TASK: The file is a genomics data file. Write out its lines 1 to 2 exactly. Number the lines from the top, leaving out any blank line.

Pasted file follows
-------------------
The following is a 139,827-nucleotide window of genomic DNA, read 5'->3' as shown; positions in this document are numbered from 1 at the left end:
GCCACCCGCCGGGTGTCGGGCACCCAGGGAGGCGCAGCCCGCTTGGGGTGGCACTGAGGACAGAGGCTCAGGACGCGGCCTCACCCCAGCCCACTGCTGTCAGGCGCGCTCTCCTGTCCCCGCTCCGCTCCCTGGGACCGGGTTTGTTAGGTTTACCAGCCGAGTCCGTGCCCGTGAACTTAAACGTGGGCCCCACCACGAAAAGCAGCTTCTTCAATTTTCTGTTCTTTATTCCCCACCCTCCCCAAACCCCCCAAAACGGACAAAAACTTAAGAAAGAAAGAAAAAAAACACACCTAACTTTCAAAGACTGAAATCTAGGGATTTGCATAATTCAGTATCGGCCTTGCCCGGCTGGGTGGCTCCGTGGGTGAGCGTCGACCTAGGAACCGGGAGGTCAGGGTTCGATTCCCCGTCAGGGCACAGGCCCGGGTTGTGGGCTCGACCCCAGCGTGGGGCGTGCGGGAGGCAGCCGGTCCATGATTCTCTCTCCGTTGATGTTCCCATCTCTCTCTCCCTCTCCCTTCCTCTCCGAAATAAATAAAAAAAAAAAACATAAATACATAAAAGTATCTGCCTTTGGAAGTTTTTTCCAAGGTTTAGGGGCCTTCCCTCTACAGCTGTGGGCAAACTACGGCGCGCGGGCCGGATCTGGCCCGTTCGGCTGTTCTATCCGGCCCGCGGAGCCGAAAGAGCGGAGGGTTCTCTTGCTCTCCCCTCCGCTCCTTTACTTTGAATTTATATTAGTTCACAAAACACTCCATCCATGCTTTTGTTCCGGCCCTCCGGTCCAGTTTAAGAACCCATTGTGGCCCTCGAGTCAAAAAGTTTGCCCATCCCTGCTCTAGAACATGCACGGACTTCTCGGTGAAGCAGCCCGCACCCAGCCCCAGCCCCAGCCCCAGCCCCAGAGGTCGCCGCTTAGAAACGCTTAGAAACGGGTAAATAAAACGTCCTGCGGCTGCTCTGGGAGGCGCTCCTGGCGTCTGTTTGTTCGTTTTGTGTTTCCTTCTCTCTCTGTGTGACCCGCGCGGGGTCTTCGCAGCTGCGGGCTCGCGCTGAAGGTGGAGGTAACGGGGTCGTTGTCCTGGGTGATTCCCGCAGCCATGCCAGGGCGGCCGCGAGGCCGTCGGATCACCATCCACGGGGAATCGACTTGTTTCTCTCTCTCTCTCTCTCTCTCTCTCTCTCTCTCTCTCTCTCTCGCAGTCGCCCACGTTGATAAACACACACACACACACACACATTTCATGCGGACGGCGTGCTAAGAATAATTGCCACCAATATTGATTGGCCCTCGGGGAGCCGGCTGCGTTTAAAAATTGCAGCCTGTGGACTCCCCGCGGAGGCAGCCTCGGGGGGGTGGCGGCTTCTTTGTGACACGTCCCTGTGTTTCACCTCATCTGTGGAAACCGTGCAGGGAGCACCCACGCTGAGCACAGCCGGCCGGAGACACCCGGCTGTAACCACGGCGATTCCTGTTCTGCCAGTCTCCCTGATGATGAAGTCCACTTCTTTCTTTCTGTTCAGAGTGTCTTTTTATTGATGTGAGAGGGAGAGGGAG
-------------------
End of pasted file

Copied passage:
The following is a 139,827-nucleotide window of genomic DNA, read 5'->3' as shown; positions in this document are numbered from 1 at the left end:
GCCACCCGCCGGGTGTCGGGCACCCAGGGAGGCGCAGCCCGCTTGGGGTGGCACTGAGGACAGAGGCTCAGGACGCGGCCTCACCCCAGCCCACTGCTGTCAGGCGCGCTCTCCTGTCCCCGCTCCGCTCCCTGGGACCGGGTTTGTTAGGTTTACCAGCCGAGTCCGTGCCCGTGAACTTAAACGTGGGCCCCACCACGAAAAGCAGCTTCTTCAATTTTCTGTTCTTTATTCCCCACCCTCCCCAAACCCCCCAAAACGGACAAAAACTTAAGAAAGAAAGAAAAAAAACACACCTAACTTTCAAAGACTGAAATCTAGGGATTTGCATAATTCAGTATCGGCCTTGCCCGGCTGGGTGGCTCCGTGGGTGAGCGTCGACCTAGGAACCGGGAGGTCAGGGTTCGATTCCCCGTCAGGGCACAGGCCCGGGTTGTGGGCTCGACCCCAGCGTGGGGCGTGCGGGAGGCAGCCGGTCCATGATTCTCTCTCCGTTGATGTTCCCATCTCTCTCTCCCTCTCCCTTCCTCTCCGAAATAAATAAAAAAAAAAAACATAAATACATAAAAGTATCTGCCTTTGGAAGTTTTTTCCAAGGTTTAGGGGCCTTCCCTCTACAGCTGTGGGCAAACTACGGCGCGCGGGCCGGATCTGGCCCGTTCGGCTGTTCTATCCGGCCCGCGGAGCCGAAAGAGCGGAGGGTTCTCTTGCTCTCCCCTCCGCTCCTTTACTTTGAATTTATATTAGTTCACAAAACACTCCATCCATGCTTTTGTTCCGGCCCTCCGGTCCAGTTTAAGAACCCATTGTGGCCCTCGAGTCAAAAAGTTTGCCCATCCCTGCTCTAGAACATGCACGGACTTCTCGGTGAAGCAGCCCGCACCCAGCCCCAGCCCCAGCCCCAGCCCCAGAGGTCGCCGCTTAGAAACGCTTAGAAACGGGTAAATAAAACGTCCTGCGGCTGCTCTGGGAGGCGCTCCTGGCGTCTGTTTGTTCGTTTTGTGTTTCCTTCTCTCTCTGTGTGACCCGCGCGGGGTCTTCGCAGCTGCGGGCTCGCGCTGAAGGTGGAGGTAACGGGGTCGTTGTCCTGGGTGATTCCCGCAGCCATGCCAGGGCGGCCGCGAGGCCGTCGGATCACCATCCACGGGGAATCGACTTGTTTCTCTCTCTCTCTCTCTCTCTCTCTCTCTCTCTCTCTCTCTCTCGCAGTCGCCCACGTTGATAAACACACACACACACACACACATTTCATGCGGACGGCGTGCTAAGAATAATTGCCACCAATATTGATTGGCCCTCGGGGAGCCGGCTGCGTTTAAAAATTGCAGCCTGTGGACTCCCCGCGGAGGCAGCCTCGGGGGGGTGGCGGCTTCTTTGTGACACGTCCCTGTGTTTCACCTCATCTGTGGAAACCGTGCAGGGAGCACCCACGCTGAGCACAGCCGGCCGGAGACACCCGGCTGTAACCACGGCGATTCCTGTTCTGCCAGTCTCCCTGATGATGAAGTCCACTTCTTTCTTTCTGTTCAGAGTGTCTTTTTATTGATGTGAGAGGGAGAGGGAG